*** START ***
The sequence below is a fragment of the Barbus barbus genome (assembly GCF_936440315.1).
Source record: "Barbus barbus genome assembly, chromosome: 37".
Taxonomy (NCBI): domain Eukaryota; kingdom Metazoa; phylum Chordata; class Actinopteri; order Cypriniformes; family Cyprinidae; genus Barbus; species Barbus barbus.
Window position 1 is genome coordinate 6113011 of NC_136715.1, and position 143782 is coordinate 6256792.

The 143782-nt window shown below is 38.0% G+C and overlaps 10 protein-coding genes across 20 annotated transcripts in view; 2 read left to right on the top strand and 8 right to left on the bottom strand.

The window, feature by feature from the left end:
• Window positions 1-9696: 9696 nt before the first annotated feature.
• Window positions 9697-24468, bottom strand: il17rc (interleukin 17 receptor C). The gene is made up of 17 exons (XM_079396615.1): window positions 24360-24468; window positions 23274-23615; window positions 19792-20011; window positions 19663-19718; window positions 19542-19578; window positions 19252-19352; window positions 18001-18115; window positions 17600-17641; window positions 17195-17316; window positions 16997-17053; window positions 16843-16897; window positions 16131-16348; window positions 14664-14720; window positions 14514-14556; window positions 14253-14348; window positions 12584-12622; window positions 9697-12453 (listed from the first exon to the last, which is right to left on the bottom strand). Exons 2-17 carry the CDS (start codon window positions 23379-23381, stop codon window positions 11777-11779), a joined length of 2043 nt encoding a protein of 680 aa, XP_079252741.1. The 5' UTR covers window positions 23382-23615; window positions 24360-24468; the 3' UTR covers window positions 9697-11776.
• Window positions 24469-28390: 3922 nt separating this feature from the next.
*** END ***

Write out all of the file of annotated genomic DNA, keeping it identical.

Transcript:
The sequence below is a fragment of the Barbus barbus genome (assembly GCF_936440315.1).
Source record: "Barbus barbus genome assembly, chromosome: 37".
Taxonomy (NCBI): domain Eukaryota; kingdom Metazoa; phylum Chordata; class Actinopteri; order Cypriniformes; family Cyprinidae; genus Barbus; species Barbus barbus.
Window position 1 is genome coordinate 6113011 of NC_136715.1, and position 143782 is coordinate 6256792.

The 143782-nt window shown below is 38.0% G+C and overlaps 10 protein-coding genes across 20 annotated transcripts in view; 2 read left to right on the top strand and 8 right to left on the bottom strand.

The window, feature by feature from the left end:
• Window positions 1-9696: 9696 nt before the first annotated feature.
• Window positions 9697-24468, bottom strand: il17rc (interleukin 17 receptor C). The gene is made up of 17 exons (XM_079396615.1): window positions 24360-24468; window positions 23274-23615; window positions 19792-20011; window positions 19663-19718; window positions 19542-19578; window positions 19252-19352; window positions 18001-18115; window positions 17600-17641; window positions 17195-17316; window positions 16997-17053; window positions 16843-16897; window positions 16131-16348; window positions 14664-14720; window positions 14514-14556; window positions 14253-14348; window positions 12584-12622; window positions 9697-12453 (listed from the first exon to the last, which is right to left on the bottom strand). Exons 2-17 carry the CDS (start codon window positions 23379-23381, stop codon window positions 11777-11779), a joined length of 2043 nt encoding a protein of 680 aa, XP_079252741.1. The 5' UTR covers window positions 23382-23615; window positions 24360-24468; the 3' UTR covers window positions 9697-11776.
• Window positions 24469-28390: 3922 nt separating this feature from the next.